Bronwyn Townsend, Senior Marketing Manager at InfoTrack, outlines how technology can help in conveyancing practices where some processes are resistant to digitisation

It’s now possible to complete a majority of the tasks associated with the conveyancing process through digital tools. However, data from the Digital Conveyancing Maturity Index tells another story – many firms are not utilising technology in some of the most labour-intensive areas of the conveyancing process – missing some key opportunities.

Adopting digital processes

Findings from the study identified post-completion as the area of conveyancing leading the way for digital adoption in conveyancing, with one third of firms attaining the highest possible level of digital maturity in this area. The rapidly increasing trajectory of this trend is no doubt driven by HM Land Registry’s (HMLR) digital AP1 mandate coming into effect from November 2022.

It’s also a much smaller part of the process, making the barrier to entry less challenging with fewer processes to be digitised and adopted. However, for many firms the pre-completion process remains stubbornly resistant to digitisation and certain procedures such as client onboarding and compliance checks show a lag in uptake. Despite the bulk of the work falling within this area and a choice of suitable digital solutions available, firms appear to be cautiously biding their time before changing their ways. These are missed opportunities that, if addressed, could improve efficiencies and productivity for firms.

End-to-end digitisation

So, what are the challenges with the transition to end-to-end digital conveyancing and how can they be overcome?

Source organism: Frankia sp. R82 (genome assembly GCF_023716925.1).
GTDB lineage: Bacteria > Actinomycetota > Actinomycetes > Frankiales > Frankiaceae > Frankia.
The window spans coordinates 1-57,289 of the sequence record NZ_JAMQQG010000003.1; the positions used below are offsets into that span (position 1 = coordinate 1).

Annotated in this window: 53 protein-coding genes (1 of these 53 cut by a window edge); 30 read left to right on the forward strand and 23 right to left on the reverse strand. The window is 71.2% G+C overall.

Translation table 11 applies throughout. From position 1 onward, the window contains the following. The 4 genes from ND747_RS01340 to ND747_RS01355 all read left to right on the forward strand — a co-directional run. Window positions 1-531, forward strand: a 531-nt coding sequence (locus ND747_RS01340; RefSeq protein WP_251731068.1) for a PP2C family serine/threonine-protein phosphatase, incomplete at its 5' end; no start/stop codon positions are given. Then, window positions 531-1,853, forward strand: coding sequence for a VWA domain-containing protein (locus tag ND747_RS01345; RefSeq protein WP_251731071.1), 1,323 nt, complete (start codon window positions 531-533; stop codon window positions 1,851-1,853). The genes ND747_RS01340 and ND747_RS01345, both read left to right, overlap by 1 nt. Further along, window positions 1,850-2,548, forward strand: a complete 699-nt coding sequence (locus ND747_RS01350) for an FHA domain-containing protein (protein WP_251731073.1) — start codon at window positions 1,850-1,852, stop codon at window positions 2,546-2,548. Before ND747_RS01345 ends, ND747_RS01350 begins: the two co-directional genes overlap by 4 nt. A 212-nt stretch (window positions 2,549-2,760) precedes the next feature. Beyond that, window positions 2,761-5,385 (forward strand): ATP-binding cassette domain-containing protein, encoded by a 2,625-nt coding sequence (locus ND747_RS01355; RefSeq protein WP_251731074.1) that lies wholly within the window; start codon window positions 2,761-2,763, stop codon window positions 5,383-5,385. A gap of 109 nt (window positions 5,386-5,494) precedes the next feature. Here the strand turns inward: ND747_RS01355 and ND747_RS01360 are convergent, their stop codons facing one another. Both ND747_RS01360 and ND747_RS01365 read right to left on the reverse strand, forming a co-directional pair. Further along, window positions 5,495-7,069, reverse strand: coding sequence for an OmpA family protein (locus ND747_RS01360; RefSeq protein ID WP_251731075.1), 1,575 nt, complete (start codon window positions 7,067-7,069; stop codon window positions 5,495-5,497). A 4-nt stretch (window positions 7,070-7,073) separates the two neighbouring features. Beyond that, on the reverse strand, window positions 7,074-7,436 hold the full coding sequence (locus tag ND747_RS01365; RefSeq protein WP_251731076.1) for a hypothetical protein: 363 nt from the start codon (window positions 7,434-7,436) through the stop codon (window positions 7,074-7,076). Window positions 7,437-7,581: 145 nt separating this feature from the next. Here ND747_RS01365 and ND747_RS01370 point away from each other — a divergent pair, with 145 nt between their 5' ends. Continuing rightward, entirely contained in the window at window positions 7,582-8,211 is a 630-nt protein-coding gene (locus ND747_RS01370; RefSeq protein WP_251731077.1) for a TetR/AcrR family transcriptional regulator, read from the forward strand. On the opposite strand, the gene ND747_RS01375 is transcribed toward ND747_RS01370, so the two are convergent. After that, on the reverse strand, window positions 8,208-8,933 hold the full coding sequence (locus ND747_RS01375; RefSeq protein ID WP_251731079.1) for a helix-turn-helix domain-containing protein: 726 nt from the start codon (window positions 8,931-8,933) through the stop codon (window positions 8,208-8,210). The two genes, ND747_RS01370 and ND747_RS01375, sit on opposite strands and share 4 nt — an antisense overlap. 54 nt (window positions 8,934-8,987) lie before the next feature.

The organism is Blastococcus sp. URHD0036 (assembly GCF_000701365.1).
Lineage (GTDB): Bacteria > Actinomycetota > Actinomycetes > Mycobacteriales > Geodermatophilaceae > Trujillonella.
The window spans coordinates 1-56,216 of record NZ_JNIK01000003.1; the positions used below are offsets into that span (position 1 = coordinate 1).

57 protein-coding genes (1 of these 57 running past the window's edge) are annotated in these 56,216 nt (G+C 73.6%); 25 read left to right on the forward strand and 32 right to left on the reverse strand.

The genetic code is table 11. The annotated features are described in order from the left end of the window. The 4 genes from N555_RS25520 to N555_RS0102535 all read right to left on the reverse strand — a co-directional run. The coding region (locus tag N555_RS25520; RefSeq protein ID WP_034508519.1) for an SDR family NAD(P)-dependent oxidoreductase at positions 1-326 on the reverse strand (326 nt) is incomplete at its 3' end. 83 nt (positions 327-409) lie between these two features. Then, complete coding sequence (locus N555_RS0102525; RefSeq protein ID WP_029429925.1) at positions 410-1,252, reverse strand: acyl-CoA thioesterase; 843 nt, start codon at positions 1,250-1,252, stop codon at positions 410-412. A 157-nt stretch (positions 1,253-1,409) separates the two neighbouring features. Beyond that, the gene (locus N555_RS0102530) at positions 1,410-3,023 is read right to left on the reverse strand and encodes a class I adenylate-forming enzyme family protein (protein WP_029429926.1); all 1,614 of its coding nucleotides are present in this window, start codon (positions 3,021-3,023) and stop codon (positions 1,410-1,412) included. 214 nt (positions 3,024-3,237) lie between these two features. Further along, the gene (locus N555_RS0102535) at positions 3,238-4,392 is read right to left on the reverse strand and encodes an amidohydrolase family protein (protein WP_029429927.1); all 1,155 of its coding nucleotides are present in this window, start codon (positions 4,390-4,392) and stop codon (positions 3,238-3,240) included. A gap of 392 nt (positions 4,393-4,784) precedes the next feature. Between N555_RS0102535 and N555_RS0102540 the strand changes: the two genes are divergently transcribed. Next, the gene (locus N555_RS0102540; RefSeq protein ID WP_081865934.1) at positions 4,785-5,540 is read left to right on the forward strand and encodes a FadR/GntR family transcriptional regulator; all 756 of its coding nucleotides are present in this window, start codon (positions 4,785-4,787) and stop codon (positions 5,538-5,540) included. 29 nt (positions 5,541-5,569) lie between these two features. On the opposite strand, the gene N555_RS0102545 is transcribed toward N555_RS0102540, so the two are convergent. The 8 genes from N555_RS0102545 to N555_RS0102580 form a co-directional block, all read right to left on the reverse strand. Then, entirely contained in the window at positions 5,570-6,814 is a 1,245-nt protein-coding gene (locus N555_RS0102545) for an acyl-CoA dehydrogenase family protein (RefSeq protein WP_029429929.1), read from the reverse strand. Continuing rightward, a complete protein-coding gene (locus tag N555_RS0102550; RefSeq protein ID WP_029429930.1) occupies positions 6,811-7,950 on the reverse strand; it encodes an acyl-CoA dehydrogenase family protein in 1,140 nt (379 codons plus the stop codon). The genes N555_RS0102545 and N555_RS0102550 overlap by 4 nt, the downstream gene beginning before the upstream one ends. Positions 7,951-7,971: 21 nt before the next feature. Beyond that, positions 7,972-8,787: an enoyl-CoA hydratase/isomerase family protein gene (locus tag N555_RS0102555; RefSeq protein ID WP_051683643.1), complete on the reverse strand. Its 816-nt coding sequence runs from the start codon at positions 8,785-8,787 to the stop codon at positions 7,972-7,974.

• Digital solutions that address all stakeholders with positive outcomes are far more likely to see greater adoption than those that only address one or two key concerns. Successful digital conveyancing processes must have law firms, their staff, and their clients participating and pulling in the same direction.
  • Consumers are looking for an online experience more aligned with modernised services they now associate with the ability to manage life from the palm of their hand.
  • Staff need a way to enhance productivity and efficiency, so they don’t continue to be inundated with transactions.
  • Law firms need to see the benefits of both sides reflected in business growth.

Technology solutions make the roadmap to end-to-end digital conveyancing a very possible reality. With entire toolkits at their disposal, law firms can quickly implement and reap the rewards of new technologies with minimal disruption to their businesses.

Many are starting to question whether digital-first mandates for other tasks within the conveyancing processes are essential, following suit with AP1s. While we’re yet to see any affirmative action, firms need not wait to benefit from systems that relieve the burden of laborious tasks that can be open to the risk of human error.

Instead, law firms can get ahead now. With HMLR outlining their vision for digital conveyancing by 2025, we are likely to see a shift in the adoption of digital conveyancing tools. But why wait another three years? The technology is already here, and end-to-end digital conveyancing can be too.

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